We found in our recent August, 2022 SLU/YouGov Poll that President Joe Biden, Governor Mike Parson, and U.S. Senators Roy Blunt and Josh Hawley, all received lower approval ratings from Missouri likely voters than they did in our SLU/YouGov Poll taken in July, 2021. Parson dropped only marginally from 53% approval to 50% approval with his strongly approve percentage dropping from 13.9% to 10.7%. Yet, Parson remains relatively popular among Missouri likely voters compared to other elected officials in our poll.
Senator Blunt’s approval score declined from 40% approval in our July, 2021 SLU/YouGov poll to 35% in our August, 2022 poll. Josh Hawley’s approval rating took a slightly bigger hit, dropping from 52% approval to 46%. We can speculate as to why Hawley’s approval ratings dropped among Missouri’s voters, but he has remained quite controversial nationally and in Missouri since he raised his fist in apparent support of the “insurrectionists” storming the Capitol on June 6th, 2021, and he has generally been supportive of Trump and his election challenges. Has this cost Hawley some support in Missouri? Maybe, but Hawley approval’s ratings are still healthy and higher than Blunt’s by 11%. Parson and Blunt have been less outspoken in support of Trump. In fact, Blunt even spoke out against Trump’s election challenges, although mildly. It is difficult to tell whether Trump is helping or hurting the popularity of Missouri’s top elected officials in Missouri, especially since Trump decided to not endorse any candidate in Missouri’s August U.S. Senate Republican primary, except to say he supports "Eric," but there were two prominent Eric’s running, Eric Greitens and Eric Schmitt.
Although Missouri’s top elected officials lost voter support in our recent poll from last summer’s SLU/YouGov Poll, President Biden’s job approval percentage plummeted from 45% approval to only 36% approval or by 9%. This reflects a national downward trend for Biden who has seen his approval ratings from last summer slip from around 50% approval to about 40% this summer (Reuters/Ipsos tracking polls), although “red-state” Missouri voters have consistently given Biden less favorable approval ratings. A recent KRCG 13/SurveyUSA found only 32% of Missourians approved of Biden’s job performance with 50% saying they strongly disapproved. Biden’s job approval percentage was 4% higher in our SLU/YouGov Poll, but the strongly disapprove percentage was identical to the KRCG/SurveyUSA percentage.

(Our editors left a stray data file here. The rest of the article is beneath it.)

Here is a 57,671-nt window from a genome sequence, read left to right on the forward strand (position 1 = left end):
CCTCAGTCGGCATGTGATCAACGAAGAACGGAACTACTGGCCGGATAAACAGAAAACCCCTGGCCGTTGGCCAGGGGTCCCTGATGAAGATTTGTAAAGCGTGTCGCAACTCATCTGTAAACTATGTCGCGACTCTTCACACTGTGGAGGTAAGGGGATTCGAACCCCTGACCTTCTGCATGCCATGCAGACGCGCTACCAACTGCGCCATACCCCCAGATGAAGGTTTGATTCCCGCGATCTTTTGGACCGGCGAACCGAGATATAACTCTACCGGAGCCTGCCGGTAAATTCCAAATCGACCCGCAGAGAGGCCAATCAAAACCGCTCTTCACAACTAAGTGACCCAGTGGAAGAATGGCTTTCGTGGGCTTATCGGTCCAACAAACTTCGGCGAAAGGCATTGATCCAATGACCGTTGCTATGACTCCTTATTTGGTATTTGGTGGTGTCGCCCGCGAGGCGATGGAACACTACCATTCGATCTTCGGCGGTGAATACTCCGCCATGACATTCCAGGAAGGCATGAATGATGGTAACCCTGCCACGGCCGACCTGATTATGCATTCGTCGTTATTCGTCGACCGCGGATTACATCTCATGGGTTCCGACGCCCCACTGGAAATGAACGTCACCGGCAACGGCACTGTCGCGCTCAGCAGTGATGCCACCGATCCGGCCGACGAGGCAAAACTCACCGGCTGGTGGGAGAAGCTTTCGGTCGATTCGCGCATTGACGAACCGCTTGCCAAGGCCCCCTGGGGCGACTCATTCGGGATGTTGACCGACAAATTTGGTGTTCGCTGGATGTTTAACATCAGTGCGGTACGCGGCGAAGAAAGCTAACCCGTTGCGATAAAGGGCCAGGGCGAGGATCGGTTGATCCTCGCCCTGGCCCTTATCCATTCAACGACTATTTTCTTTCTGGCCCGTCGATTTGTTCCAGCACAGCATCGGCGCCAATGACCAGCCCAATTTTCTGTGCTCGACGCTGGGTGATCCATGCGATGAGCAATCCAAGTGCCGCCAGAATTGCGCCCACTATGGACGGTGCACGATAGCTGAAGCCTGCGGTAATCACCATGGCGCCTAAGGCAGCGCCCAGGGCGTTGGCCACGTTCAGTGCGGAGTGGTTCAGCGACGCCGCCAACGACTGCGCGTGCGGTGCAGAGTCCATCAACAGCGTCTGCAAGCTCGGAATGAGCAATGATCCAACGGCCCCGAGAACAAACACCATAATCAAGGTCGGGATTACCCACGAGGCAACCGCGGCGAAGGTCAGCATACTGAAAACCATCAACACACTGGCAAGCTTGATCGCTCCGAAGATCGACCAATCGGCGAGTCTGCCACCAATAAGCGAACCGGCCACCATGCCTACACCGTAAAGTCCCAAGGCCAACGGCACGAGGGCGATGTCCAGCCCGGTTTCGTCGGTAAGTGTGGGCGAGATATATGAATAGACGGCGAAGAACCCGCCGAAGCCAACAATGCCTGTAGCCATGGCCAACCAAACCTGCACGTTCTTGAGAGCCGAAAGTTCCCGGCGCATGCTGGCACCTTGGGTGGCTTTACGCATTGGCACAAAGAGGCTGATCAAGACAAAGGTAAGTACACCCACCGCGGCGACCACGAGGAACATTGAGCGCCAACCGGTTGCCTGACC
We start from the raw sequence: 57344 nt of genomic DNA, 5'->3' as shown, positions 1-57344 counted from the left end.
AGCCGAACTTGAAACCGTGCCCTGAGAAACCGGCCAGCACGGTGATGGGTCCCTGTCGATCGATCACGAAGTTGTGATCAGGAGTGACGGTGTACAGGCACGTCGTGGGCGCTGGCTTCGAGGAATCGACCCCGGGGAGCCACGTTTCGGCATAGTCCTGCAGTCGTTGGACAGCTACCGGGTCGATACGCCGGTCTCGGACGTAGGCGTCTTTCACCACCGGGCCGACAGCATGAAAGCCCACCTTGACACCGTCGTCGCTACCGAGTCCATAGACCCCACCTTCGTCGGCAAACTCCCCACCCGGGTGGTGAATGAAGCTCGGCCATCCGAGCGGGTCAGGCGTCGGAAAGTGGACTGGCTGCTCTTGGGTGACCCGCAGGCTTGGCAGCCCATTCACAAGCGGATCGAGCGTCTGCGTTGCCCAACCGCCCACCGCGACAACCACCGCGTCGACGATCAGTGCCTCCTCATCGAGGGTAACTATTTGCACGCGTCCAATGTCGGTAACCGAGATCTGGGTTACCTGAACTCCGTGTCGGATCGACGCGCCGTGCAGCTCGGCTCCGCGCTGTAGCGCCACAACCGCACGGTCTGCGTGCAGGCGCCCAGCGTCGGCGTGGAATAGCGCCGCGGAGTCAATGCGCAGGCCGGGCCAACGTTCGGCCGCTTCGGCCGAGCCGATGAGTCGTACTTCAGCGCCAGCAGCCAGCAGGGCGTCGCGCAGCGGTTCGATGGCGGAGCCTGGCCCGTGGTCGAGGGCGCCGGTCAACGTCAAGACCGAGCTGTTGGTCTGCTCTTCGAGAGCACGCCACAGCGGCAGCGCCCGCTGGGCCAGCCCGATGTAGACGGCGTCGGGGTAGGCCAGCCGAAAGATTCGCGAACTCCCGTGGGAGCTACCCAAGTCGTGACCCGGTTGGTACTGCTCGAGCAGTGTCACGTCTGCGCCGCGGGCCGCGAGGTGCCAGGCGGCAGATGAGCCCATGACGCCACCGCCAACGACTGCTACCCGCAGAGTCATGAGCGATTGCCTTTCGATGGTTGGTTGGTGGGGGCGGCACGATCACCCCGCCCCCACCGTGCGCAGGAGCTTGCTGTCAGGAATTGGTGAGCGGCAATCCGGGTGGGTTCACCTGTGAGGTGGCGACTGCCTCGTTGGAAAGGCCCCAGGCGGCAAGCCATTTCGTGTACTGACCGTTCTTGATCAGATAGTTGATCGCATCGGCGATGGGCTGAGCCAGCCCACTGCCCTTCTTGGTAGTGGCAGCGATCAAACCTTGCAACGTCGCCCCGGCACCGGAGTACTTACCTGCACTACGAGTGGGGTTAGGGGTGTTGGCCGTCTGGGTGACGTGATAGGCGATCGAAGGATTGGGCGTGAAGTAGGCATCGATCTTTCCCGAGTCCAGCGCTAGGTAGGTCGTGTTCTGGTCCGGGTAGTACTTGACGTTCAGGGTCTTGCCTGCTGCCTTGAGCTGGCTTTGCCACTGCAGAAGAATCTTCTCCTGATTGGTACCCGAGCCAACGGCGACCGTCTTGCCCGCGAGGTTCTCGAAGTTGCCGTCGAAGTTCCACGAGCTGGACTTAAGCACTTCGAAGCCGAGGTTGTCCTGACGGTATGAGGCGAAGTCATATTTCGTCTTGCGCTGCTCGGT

Crosstabs help provide insights into Biden’s disappointing numbers in Missouri. Our SLU/YouGov Poll showed that Biden received 69.5% approval from likely Black voters, 87% from Democrats, and 43% approval from both Metro St. Louis and Metro Kansas City. These percentages for Biden are very underwhelming since a sitting Democratic president should normally receive comfortable majority support from the metro areas of Missouri, close to 90% support from Democrats, and between 85% to 90% support from Black voters, although Black support for Democrats has been falling off in the last few years. It would be expected that Biden’s approval ratings would be very low from Republicans, but his approval ratings were exceptionally low, receiving only 2.5% approval from Republican likely voters with 10% disapproving and a whopping 87% disapproving strongly. Missouri’s likely Independent voters have also drifted away from Biden with just 26% approving of Biden’s job performance. It was expected that Biden’s disapproval scores in rural Missouri would be high since rural Missouri is very Republican territory, but his disapproval scores were very high, especially in Southwest and South East Missouri. In Southwest Missouri a total of 68% disapproved, with 60% disapproving strongly. While in very conservative Southeast Missouri, where Rush Limbaugh was born and raised, a total of 80% disapproved of Biden’s job performance, with 61% disapproving strongly. Of course, Biden’s numbers in our SLU/YouGov Poll suggest that Biden would not be a competitive 2024 presidential candidate in Missouri.
Rural Missouri continues to be a safe harbor for Missouri Republicans. Parson, Hawley, and Blunt, but less so, enjoy much higher approval ratings in the rural areas of Missouri than in Metro St. Louis and Metro Kansas City. The difference between Blunt’s approval ratings in the various regions of Missouri, including comparing his ratings in rural areas to the metro areas, were not much different, proved to be statistically insignificant. Hawley was found to be the most polarizing Missouri elected official, receiving more strongly approve percentages than Parson and Blunt, yet more strongly disapprove percentages as well.